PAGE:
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The Bartholomew County Water Rescue and Recovery team has been taking steps for more than a year to make sure it is fully prepared for any incident.
The acquisition of a 14-foot, inflatable rescue boat caps the team’s goal of readiness for all circumstances, according to Bartholomew County Sheriff’s Maj. Gary Myers, the team’s coordinator.
“This is the only equipment left that could possibly enhance our rescue efforts,” he said.
To ensure a faster response to all areas of the county, the team recently completed a yearlong effort to have rescue boats and specialized equipment permanently stationed at the Clifford Fire Station, Wayne Township Fire and Rescue and the Bartholomew County Jail.
Water Rescue and Recovery Team
The team consists of 27 employees or volunteers, including eight certified rescue divers, from the following agencies and organizations:
The team maintains a number of other watercraft, including:
The new, $8,500 inflatable rescue boat provides an important tool, however.
Team leader and Sheriff’s Lt. Christopher Roberts said it offers several advantages that rescuers didn’t have with their conventional crafts:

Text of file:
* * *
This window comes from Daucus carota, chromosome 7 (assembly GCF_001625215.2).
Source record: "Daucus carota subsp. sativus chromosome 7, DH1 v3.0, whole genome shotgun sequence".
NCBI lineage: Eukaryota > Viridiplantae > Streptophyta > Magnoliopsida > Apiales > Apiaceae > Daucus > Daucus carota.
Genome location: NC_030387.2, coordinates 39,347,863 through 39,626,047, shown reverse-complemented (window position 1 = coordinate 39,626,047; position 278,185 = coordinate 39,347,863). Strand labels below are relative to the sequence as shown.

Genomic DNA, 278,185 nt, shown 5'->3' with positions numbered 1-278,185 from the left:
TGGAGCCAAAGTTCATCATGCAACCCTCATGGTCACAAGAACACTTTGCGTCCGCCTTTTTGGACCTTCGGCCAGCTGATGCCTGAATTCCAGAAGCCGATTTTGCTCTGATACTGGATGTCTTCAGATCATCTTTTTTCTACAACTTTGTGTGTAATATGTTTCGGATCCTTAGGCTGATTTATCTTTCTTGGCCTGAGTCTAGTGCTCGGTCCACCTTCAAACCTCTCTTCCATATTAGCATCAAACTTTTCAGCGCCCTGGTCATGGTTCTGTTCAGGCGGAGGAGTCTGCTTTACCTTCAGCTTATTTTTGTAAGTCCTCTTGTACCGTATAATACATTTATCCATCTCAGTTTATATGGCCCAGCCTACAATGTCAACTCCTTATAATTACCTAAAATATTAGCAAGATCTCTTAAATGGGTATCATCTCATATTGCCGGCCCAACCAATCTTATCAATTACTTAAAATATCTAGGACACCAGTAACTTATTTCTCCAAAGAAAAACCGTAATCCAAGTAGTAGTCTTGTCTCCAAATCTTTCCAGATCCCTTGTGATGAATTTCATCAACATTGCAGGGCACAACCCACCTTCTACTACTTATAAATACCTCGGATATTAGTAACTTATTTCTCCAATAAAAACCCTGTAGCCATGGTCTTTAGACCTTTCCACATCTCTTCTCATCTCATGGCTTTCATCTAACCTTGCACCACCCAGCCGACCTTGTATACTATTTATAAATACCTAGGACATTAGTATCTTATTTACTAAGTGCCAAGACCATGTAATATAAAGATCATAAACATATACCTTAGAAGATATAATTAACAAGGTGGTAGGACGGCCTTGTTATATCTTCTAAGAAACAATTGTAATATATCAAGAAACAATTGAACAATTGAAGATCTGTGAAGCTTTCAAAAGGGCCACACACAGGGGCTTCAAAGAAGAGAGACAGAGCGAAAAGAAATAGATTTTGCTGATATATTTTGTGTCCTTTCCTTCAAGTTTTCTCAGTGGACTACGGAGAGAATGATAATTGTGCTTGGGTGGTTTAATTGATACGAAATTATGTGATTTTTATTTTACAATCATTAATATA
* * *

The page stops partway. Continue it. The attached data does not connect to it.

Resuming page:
Weighing less than 400 pounds, it can be picked up by a small group and carried over patches of dry ground that often separate flooded areas.
The boat can safely carry eight passengers, while conventional flat-bottomed crafts handle only three occupants safely.
Inflatable boats are better able to remain stable in swift or whitewater conditions.
With only a 13-inch clearance necessary, the inflatable boat can clear low bridges.
The new boat has multiple air chambers, protecting the craft from sinking due to a single puncture.
“Since we’re into the rainy season, it’s a great piece of equipment to have at our immediate disposal now,” Bartholomew County Sheriff Mark Gorbett said.
Gorbett said he initially had budget concerns last year when Myers first approached him about acquiring an inflatable boat.
“But we’re trying to keep everybody with the best equipment,” Gorbett said.
“So we came up with an alternative funding source we felt was right for this one-time purchase.”
That source was profits acquired from the sale of commissary items to county jail inmates.
While use of those funds are strictly regulated, state code permits the money to be spent on equipment used by a sheriff’s employee in the course of official duties.
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